Italians maintain a conservative approach to dating. Also, inviting friends or relatives during a date is not uncommon. More modern approaches such as blind dates, speed dating and dating websites are not as popular as abroad, and are not considered very effective by the majority of the population. However, social network members outnumber the European average,[139] and they may use Facebook for dating purposes too.

Spain

One report suggested Spanish women were the "greatest flirts", based on an unofficial study by a dating website which ranked countries based on initiations of contact.[140]

North Africa

In North Africa like in many parts of the Middle East, sex without marriage is considered unacceptable. Dating in North Africa is predominantly done under family supervision, usually in a public place.[citation needed]

Middle East

Iran

People of different sexes are not allowed to "mix freely" in public.[141] Since 1979, the state has become a religious autocracy, and imposes Islamic edicts on matters such as dating. Clerics run officially sanctioned internet dating agencies with strict rules.[141] Prospective couples can have three meetings: two with strict supervision inside the center, and the third being a "brief encounter on their own"; afterwards, they can either (1) choose to marry or (2) agree to never see each other again.[141] This has become the subject of a film by Iranian filmmaker Leila Lak.[141] Iran has a large population of young people with sixty percent of the 70-million population being under the age of thirty.[142] However, economic hardship discourages marriage, and divorce rates have increased in Tehran to around a quarter of marriages,[142] even though divorce is taboo.[142] While the Iranian government "condemns dating and relationships", it promotes marriage with (1) online courses (2) "courtship classes" where students can "earn a diploma" after sitting through weekly tests and "hundreds of hours of education" (3) "marriage diplomas" (4) matchmaking and arranged marriages.[142] Authorities push a conservative approach and shun unmarried romantic relationships and encourage "traditional match-making".[142] But young people have disobeyed the restrictions; one said "It is wiser to have different relationships" and believed in defying religious rules which suggest "short-term illegitimate relationships harm dignity."[142] Adultery can be punished by death.[142] While youths can flout selected restrictions, there are almost no instances in which unmarried people move in together.[142] There have been efforts to promote Sigheh (temporary marriage).[142]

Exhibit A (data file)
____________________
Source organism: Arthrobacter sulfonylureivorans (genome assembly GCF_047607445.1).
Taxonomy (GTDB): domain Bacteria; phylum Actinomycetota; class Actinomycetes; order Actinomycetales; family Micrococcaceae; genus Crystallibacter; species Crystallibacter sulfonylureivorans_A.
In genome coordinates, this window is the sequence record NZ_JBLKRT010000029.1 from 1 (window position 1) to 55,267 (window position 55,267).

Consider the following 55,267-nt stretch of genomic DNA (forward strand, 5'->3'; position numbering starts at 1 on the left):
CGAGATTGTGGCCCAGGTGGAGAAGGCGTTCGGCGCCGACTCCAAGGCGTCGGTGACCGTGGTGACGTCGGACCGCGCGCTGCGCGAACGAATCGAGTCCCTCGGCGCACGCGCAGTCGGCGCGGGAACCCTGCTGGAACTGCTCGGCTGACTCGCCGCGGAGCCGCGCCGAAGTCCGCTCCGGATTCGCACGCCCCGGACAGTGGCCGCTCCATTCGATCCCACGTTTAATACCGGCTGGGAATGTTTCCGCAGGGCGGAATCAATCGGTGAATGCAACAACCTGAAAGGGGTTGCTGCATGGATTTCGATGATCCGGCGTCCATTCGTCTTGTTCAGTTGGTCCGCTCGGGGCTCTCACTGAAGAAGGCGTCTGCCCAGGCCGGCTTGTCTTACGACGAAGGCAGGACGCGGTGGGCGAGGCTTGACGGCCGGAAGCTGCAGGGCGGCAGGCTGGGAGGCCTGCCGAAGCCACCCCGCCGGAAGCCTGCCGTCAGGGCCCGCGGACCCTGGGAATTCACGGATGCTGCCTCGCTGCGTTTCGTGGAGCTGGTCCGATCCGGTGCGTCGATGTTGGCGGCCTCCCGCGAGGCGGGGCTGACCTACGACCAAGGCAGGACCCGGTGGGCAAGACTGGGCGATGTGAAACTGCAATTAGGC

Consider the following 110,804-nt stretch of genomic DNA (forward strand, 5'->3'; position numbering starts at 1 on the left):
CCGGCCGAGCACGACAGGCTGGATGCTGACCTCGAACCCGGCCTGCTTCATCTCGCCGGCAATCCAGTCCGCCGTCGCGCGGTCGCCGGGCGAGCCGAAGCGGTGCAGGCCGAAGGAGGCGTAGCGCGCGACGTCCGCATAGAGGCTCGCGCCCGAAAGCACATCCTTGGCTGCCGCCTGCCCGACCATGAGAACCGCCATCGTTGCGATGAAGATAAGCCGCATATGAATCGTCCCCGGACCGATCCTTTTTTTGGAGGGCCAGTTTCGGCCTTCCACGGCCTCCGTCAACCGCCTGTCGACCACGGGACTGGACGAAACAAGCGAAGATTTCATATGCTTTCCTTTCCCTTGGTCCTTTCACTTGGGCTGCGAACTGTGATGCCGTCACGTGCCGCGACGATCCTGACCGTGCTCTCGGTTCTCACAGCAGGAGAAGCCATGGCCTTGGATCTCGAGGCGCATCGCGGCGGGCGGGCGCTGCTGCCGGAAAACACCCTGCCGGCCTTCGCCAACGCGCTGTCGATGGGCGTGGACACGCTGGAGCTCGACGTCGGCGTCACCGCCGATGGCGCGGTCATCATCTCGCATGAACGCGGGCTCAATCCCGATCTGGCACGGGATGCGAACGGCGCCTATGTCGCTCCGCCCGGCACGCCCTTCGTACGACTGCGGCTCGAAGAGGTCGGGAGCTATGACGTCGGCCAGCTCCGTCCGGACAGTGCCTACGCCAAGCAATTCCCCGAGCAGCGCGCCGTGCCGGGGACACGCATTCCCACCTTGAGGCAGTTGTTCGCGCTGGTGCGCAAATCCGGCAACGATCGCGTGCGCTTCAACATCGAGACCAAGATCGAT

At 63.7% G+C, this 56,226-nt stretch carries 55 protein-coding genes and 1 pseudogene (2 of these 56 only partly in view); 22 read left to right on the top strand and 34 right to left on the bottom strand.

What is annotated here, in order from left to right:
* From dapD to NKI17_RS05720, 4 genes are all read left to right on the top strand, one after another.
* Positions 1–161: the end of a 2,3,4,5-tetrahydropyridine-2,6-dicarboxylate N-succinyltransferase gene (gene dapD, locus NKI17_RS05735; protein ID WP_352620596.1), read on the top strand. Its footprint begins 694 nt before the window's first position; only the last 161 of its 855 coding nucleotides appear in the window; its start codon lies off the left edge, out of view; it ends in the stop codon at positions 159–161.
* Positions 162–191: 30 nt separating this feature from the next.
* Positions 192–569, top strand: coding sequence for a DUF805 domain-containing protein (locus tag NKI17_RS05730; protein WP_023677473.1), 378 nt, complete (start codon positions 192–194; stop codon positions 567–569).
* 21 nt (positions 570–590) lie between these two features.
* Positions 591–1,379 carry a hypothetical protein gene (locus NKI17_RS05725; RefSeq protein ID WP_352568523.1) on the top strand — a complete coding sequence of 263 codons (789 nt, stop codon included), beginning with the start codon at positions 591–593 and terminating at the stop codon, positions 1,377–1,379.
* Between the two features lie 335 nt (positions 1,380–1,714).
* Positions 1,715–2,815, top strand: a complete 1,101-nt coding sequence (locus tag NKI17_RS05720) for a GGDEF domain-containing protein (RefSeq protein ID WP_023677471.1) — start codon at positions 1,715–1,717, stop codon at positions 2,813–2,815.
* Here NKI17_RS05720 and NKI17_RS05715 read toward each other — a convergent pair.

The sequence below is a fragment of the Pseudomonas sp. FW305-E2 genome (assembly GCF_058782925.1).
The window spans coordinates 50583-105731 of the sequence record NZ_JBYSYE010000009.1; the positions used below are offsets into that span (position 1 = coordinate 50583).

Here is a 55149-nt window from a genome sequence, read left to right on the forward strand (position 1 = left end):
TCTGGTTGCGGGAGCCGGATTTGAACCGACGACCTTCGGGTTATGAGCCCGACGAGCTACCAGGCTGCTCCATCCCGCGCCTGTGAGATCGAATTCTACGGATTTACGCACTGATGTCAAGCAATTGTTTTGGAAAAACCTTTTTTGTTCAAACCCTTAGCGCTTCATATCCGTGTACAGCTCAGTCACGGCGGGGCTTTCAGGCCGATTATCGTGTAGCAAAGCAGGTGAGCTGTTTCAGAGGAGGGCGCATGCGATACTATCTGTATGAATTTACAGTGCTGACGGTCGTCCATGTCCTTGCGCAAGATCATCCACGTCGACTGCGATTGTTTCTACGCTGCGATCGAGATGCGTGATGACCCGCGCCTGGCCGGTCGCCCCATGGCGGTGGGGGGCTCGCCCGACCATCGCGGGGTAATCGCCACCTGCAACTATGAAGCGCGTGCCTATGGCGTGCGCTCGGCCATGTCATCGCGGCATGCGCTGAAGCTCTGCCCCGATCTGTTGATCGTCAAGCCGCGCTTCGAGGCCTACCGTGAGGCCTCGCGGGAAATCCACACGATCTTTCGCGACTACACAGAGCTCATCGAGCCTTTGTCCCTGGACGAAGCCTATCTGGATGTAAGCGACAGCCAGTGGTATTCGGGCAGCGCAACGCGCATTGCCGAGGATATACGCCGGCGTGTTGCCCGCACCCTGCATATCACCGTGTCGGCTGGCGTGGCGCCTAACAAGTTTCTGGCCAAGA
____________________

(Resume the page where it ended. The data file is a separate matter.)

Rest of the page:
Israel

In Israel, in the secular community, dating is very common amongst both heterosexual and homosexual couples. However, because of the religious community, there are some religious exceptions to the dating process. In the Haredi and Chasidic communities (Ultra-Orthodox Judaism) most couples are paired through a matchmaker. In this arranged marriage system, young adults meet a couple times under the supervision of their parents, and after they meet, the two are asked whether they will agree to be married.

Furthermore, in terms of marriage, because the state religion is essentially Orthodox-Judaism, Conservative and Reform (Liberal denominations of Judaism) Jews cannot get married through a Conservative or Reform Rabbi without the approval of the State's Orthodox Head Rabbi.

There are similar problems in Israel for people of different denominations of other religions as well. Essentially, if you live in Israel, and the head of your religion doesn't want you to get married, you can't get religiously married.

Because people of two different religions or people of the same sex cannot get married in Israel, people in these situations oftentimes have to go overseas to get married since Israel does recognize overseas marriages.

Lebanon

One report suggests the Lebanese dating game is hampered by "the weight of family demands upon individual choice" and that there were difficulties, particularly for people seeking to marry across religious lines, such as a Christian seeking to marry a Muslim.[143]

Saudi Arabia

The Saudi Gazette quoted a Wikipedia article on domestic violence, suggesting it was an issue for Saudis, including abusive behavior while dating by one or both partners.[69]

North America

An American Family